A Brahmin loses his way in a dense forest full of beasts. In great terror he runs here and there, looking in vain for a way out. Then he sees that the terrible forest is surrounded on all sides by traps and is embraced by both arms of a dreadful-looking woman. The great forest is surrounded by terrible five-headed dragons, which reach up like rocks to the sky. Right in the middle of the forest, covered by underwood and creeping plants, there is a well.
The Brahmin falls into it and is caught on the intertwined branches of a creeper. It is said in the epic, "As the great fruit of a bread-fruit tree, held by its stalk, hangs down, so he hung there, feet upwards, head downwards." As terrible as his situation was, another bigger and greater danger threatens the Brahmin. In the middle of the well he perceived a great, mighty dragon, and at the edge of the lid of the well he saw a black, six-mouthed and twelve-footed giant elephant slowly approaching. In the branches of the tree which covered the well swarmed all kinds of dreadful bees, preparing honey. The honey drips down and is greedily drunk by the man hanging in the well. Despite this predicament, he did not give up his hope for life, even though white and black mice gnawed the tree on which he hung.
The forest, as Vidura explains the metaphor to the king, is the Samsara, existence in the world; the beasts of prey are the diseases, the hideous giantess is old age, the well is the body of beings, the dragon in the bottom of the well is time, the creepers in which the man was caught, the hope of life, the, six-mouthed and twelve-footed elephant, the year with six seasons and twelve months; the mice are the days and nights, and the drops of honey are sensual enjoyments.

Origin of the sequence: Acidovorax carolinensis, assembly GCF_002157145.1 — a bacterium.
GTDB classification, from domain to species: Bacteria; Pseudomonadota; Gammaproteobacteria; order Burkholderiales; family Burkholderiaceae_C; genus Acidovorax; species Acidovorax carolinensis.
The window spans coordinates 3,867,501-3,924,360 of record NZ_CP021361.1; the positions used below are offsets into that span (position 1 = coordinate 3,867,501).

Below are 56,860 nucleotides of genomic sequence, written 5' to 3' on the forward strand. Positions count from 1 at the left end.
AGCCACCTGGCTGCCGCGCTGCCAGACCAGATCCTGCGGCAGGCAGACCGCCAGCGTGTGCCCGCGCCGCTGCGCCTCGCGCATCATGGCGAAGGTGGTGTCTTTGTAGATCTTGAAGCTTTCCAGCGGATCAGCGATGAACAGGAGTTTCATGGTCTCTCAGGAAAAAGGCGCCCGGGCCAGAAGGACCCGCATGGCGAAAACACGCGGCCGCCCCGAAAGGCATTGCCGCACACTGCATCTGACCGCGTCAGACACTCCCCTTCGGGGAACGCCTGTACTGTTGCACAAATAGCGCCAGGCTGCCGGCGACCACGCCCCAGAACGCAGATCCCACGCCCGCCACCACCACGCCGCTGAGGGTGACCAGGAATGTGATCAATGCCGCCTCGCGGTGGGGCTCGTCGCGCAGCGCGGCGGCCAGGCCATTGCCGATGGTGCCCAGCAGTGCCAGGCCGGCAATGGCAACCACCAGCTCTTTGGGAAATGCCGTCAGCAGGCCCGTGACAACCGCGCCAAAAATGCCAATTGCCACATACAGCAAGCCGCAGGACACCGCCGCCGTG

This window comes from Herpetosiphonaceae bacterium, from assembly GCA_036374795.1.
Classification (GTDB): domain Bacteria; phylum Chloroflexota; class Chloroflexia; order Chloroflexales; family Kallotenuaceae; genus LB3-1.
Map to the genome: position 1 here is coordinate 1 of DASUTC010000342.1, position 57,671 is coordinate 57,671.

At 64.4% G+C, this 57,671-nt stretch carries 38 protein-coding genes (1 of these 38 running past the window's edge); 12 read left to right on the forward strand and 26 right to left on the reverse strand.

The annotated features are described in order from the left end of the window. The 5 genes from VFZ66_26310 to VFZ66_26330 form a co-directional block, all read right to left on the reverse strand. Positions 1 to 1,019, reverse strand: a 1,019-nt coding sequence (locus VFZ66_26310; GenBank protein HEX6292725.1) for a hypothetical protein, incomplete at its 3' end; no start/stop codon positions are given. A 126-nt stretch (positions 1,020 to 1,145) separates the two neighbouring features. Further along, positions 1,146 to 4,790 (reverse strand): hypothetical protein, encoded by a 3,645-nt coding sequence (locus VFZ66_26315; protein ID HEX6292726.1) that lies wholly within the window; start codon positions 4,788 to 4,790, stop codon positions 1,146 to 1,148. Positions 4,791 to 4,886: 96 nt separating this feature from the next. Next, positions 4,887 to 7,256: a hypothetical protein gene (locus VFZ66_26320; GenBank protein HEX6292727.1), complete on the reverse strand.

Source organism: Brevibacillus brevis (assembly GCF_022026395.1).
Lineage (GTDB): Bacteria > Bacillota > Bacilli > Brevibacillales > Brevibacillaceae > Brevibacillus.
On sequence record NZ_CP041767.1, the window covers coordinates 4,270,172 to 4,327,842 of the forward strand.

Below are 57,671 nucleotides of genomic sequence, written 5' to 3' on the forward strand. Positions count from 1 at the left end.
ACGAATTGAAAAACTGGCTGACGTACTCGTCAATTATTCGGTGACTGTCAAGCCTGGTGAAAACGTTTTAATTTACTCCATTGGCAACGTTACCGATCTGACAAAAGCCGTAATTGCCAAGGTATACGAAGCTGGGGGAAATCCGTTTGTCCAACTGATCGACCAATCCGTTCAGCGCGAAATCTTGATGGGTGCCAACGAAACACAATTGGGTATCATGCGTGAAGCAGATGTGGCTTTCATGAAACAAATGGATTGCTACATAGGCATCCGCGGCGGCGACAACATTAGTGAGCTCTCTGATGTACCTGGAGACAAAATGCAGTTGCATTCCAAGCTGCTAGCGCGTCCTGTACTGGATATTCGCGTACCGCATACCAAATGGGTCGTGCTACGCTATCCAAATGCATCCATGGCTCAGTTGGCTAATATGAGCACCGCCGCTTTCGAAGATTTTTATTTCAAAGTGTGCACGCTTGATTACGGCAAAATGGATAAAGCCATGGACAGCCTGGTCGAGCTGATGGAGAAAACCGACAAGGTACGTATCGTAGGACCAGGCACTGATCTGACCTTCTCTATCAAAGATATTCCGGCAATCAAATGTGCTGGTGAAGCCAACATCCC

There can be no doubt that this parable is a genuine Indian version of ascetic poetry. Even though has been called "originally Buddhistic," it does not correspond more with the Buddhists' view of life than with that of the Jainas and of other Indian ascetic sects. As with this parable, so with many moral narratives of the Mahabharata, one might be inclined to trace them back to Buddhistic sources. On closer scrutiny, however, they could equally well have been drawn from that source of popular narratives which was alike at the disposal of Brahmins, Buddhists and other sects.